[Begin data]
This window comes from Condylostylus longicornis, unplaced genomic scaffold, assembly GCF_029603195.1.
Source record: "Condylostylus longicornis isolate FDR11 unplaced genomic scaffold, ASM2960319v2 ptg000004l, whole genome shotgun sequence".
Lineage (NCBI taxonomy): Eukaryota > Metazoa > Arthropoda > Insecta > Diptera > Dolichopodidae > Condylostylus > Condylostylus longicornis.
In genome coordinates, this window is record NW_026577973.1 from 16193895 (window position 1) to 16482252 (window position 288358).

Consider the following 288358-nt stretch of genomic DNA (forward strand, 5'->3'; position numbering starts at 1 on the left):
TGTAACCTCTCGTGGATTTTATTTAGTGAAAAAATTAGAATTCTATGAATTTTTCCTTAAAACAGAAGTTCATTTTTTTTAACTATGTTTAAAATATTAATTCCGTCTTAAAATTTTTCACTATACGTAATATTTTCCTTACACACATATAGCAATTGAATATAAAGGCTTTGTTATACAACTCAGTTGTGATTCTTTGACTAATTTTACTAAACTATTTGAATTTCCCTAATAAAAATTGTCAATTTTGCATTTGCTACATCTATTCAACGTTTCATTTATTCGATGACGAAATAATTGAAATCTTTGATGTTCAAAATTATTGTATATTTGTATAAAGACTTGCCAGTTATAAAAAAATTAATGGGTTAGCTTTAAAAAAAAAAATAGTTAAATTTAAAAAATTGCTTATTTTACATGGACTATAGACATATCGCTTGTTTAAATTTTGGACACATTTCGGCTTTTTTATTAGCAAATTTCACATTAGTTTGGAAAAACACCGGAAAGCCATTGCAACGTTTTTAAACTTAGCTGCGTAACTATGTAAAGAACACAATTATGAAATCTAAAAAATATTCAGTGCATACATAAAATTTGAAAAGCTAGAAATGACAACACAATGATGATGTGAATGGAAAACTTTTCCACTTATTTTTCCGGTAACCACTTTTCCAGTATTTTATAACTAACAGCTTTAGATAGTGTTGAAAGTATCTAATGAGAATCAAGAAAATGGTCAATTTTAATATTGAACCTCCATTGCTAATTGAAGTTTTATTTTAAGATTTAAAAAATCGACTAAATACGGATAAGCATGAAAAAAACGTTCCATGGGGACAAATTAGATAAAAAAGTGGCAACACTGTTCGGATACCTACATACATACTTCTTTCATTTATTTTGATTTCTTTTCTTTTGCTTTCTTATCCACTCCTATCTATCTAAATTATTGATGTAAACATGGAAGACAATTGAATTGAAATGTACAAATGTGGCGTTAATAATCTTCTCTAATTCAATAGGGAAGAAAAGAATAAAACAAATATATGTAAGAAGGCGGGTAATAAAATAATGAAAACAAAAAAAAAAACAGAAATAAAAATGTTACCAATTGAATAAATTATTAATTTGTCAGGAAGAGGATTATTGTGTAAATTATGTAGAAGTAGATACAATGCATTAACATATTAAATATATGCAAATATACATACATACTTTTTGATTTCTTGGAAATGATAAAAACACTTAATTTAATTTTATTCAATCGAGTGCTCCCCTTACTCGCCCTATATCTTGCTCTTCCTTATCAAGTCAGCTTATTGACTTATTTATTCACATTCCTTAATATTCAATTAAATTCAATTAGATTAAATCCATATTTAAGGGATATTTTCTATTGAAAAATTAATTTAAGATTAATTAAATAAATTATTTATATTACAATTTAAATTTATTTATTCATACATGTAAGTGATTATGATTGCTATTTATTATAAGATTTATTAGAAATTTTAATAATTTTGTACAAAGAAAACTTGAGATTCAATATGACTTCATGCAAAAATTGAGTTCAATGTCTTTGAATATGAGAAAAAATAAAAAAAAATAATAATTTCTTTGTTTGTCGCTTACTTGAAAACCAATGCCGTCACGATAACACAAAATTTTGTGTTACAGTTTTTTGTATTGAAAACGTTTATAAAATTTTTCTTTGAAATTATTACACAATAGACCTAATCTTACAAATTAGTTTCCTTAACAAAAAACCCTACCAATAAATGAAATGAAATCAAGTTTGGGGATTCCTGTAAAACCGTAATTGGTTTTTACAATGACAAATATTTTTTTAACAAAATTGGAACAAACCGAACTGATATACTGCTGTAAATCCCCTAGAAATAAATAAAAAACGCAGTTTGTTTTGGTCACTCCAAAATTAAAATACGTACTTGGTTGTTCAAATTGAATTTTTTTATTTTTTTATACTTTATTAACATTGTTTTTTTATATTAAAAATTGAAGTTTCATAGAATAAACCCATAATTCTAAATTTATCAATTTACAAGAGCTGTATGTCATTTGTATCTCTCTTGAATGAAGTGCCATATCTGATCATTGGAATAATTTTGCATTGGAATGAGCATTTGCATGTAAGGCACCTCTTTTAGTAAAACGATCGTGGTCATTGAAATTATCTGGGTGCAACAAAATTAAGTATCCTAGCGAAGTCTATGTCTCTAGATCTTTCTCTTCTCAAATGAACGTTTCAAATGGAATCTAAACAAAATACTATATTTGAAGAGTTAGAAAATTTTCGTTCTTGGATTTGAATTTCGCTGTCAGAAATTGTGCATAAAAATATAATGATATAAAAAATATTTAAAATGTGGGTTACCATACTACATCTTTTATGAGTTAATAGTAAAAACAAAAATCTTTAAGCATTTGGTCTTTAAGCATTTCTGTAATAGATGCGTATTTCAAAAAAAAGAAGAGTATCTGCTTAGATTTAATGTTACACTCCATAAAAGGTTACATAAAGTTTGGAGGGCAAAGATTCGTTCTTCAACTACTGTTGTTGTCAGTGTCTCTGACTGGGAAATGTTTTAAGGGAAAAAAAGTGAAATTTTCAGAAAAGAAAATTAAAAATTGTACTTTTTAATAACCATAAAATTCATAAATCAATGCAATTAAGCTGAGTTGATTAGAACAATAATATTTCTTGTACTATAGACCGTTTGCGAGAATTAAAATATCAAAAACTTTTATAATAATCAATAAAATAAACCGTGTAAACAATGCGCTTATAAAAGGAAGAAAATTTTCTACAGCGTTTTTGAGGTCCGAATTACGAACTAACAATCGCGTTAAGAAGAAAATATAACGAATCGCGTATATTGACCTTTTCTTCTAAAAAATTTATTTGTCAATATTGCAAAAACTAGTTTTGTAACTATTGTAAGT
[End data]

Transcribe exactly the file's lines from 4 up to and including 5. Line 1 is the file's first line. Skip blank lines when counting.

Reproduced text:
In genome coordinates, this window is record NW_026577973.1 from 16193895 (window position 1) to 16482252 (window position 288358).

Consider the following 288358-nt stretch of genomic DNA (forward strand, 5'->3'; position numbering starts at 1 on the left):